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Tuesday, July 05, 2022

Here’s when Jupiter and Saturn’s ‘Great Conjunction’ will happen this year

What makes the 'Great Conjunction 2020' event so rare is that the last recorded occurrence of it dates back to July 16, 1623, which is almost four centuries ago.

By: Tech Desk | New Delhi |
Updated: November 23, 2020 8:13:24 pm
Jupiter, Saturn, great conjuction 2020, jupiter saturn sun alignment, jupiter saturn night sky december 21, jupiter saturn shine december 2020, jupiter saturn distanceJupiter, Saturn and Sun will be in a straight line (Representational image: Pixabay/Sergeitokmakov)

2020 has been a good year for the skygazers with meteor showers and rare celestial events lighting up the night sky. The last month has another celestial event in store for us as Jupiter and Saturn will appear to be shining as one bright star in the night sky on December 21. What makes the ‘Great Conjunction 2020’ event so rare is that this particular conjunction will see the two planets come really close, separated by just one-tenth of a degree. The last time they were so close back to July 16, 1623, which is almost four centuries ago.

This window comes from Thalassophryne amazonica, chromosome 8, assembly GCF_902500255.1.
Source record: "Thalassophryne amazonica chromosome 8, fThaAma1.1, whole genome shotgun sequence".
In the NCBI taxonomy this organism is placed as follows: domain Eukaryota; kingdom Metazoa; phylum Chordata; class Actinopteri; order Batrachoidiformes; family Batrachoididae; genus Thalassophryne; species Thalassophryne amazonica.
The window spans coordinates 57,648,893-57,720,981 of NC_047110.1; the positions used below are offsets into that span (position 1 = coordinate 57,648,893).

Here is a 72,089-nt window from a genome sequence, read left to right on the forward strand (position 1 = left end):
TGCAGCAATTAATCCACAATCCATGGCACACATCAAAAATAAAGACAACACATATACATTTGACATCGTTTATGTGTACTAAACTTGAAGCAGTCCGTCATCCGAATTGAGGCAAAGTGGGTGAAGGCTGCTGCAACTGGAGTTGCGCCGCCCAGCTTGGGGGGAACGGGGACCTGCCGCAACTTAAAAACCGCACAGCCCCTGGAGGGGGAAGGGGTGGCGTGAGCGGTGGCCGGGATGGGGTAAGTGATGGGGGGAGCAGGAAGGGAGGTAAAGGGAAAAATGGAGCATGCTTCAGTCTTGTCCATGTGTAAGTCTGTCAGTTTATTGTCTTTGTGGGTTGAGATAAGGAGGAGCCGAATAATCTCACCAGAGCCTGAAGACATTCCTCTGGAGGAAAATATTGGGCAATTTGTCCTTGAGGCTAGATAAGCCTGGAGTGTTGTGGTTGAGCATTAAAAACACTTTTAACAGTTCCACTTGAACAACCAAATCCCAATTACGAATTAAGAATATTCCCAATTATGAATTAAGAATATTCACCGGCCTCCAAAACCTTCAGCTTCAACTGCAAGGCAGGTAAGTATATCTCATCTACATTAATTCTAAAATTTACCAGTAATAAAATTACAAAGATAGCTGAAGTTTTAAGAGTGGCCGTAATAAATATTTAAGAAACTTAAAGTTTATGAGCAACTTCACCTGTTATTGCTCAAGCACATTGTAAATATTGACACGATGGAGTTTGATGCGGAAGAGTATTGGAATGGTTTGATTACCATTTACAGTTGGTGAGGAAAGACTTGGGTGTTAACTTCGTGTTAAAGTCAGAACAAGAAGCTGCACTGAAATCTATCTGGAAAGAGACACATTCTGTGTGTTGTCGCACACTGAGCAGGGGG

Jupiter and Saturn have appeared close to each other for a while and will continue to get closer till December 21. Talking about their orbit, Jupiter takes less than 12 Earth years to complete an orbit around the sun whereas Saturn takes more than 29 years. Approximately, every 20 years they come close to each other while revolving around the sun, but this particular rendezvous will be the closest in nearly 400 years.

This event is also called heliocentric conjunction as the two gas giants of our solar system will align with the sun. Skygazers will be able to spot the planets in the night sky by looking towards the southwest. People may confuse it with reddish Mars as well, which has a similar brightness towards the eastern sky you will be looking at.

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However, the event can be sighted in India in its full capacity only if pollution clears out before the last two weeks of next month. Especially, in North India, the air quality has taken a hit due to stubble burning in nearby states like Punjab. During the lockdown, people were able to observe stars and celestial events in bright clear skies because of decreased pollution. The situation may even get worse if firecrackers are burnt around the Diwali festival on November 14. With decreased wind speeds in the winter season and fog taking over the skies, the event may be hard to observe.

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